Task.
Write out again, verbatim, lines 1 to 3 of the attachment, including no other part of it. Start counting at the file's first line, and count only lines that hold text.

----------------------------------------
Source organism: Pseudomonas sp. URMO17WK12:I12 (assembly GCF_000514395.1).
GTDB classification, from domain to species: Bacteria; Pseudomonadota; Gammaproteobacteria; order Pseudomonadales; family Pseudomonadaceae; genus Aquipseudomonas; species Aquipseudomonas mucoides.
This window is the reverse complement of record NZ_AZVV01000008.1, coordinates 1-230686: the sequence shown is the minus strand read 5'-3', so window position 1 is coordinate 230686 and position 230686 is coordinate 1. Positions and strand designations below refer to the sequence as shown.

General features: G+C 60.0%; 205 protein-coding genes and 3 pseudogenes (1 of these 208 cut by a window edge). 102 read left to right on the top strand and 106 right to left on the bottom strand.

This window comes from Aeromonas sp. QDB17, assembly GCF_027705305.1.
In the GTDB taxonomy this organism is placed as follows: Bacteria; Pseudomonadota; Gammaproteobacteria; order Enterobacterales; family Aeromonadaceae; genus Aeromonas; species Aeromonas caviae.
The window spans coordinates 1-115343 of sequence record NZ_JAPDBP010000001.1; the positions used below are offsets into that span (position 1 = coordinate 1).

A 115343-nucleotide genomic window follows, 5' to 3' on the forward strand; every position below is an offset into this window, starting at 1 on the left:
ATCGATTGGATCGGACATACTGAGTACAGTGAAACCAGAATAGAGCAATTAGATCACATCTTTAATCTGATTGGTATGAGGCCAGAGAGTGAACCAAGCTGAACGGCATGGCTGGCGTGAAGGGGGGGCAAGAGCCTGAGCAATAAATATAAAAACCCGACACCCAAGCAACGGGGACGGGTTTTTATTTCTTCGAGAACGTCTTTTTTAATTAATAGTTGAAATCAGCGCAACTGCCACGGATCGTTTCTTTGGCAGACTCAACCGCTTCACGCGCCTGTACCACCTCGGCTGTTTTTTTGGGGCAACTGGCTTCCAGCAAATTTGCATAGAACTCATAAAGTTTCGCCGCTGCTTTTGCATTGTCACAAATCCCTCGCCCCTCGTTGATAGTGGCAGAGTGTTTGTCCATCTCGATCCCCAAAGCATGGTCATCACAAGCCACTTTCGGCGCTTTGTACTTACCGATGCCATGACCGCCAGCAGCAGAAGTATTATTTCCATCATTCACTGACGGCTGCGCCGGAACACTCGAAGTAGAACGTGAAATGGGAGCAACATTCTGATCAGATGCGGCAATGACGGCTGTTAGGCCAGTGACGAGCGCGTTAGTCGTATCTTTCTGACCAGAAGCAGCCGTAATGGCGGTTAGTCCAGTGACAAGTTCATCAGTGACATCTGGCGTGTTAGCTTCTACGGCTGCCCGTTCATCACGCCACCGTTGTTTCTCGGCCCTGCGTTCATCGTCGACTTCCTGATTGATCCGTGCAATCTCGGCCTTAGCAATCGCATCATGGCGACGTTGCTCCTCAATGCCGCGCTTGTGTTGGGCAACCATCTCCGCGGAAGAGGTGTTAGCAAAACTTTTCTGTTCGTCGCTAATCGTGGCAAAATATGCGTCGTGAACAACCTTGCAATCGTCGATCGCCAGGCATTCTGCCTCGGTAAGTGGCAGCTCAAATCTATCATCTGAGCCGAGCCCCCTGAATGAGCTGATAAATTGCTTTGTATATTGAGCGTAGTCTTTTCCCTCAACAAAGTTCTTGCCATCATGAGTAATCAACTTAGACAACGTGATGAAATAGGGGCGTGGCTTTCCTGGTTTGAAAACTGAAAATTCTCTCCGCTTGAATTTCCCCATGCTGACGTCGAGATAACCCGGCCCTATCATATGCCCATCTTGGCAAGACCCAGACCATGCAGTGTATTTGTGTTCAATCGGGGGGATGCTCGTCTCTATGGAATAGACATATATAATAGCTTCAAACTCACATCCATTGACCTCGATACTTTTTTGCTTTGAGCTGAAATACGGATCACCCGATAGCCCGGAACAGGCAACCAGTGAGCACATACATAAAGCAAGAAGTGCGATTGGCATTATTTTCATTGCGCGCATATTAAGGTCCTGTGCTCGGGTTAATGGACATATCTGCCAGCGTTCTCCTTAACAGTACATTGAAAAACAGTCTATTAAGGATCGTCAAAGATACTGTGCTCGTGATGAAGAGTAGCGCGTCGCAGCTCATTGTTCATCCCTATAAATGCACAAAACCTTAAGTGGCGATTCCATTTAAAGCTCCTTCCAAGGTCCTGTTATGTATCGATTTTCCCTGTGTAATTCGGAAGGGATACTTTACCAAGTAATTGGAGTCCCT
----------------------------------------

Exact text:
Source organism: Pseudomonas sp. URMO17WK12:I12 (assembly GCF_000514395.1).
GTDB classification, from domain to species: Bacteria; Pseudomonadota; Gammaproteobacteria; order Pseudomonadales; family Pseudomonadaceae; genus Aquipseudomonas; species Aquipseudomonas mucoides.
This window is the reverse complement of record NZ_AZVV01000008.1, coordinates 1-230686: the sequence shown is the minus strand read 5'-3', so window position 1 is coordinate 230686 and position 230686 is coordinate 1. Positions and strand designations below refer to the sequence as shown.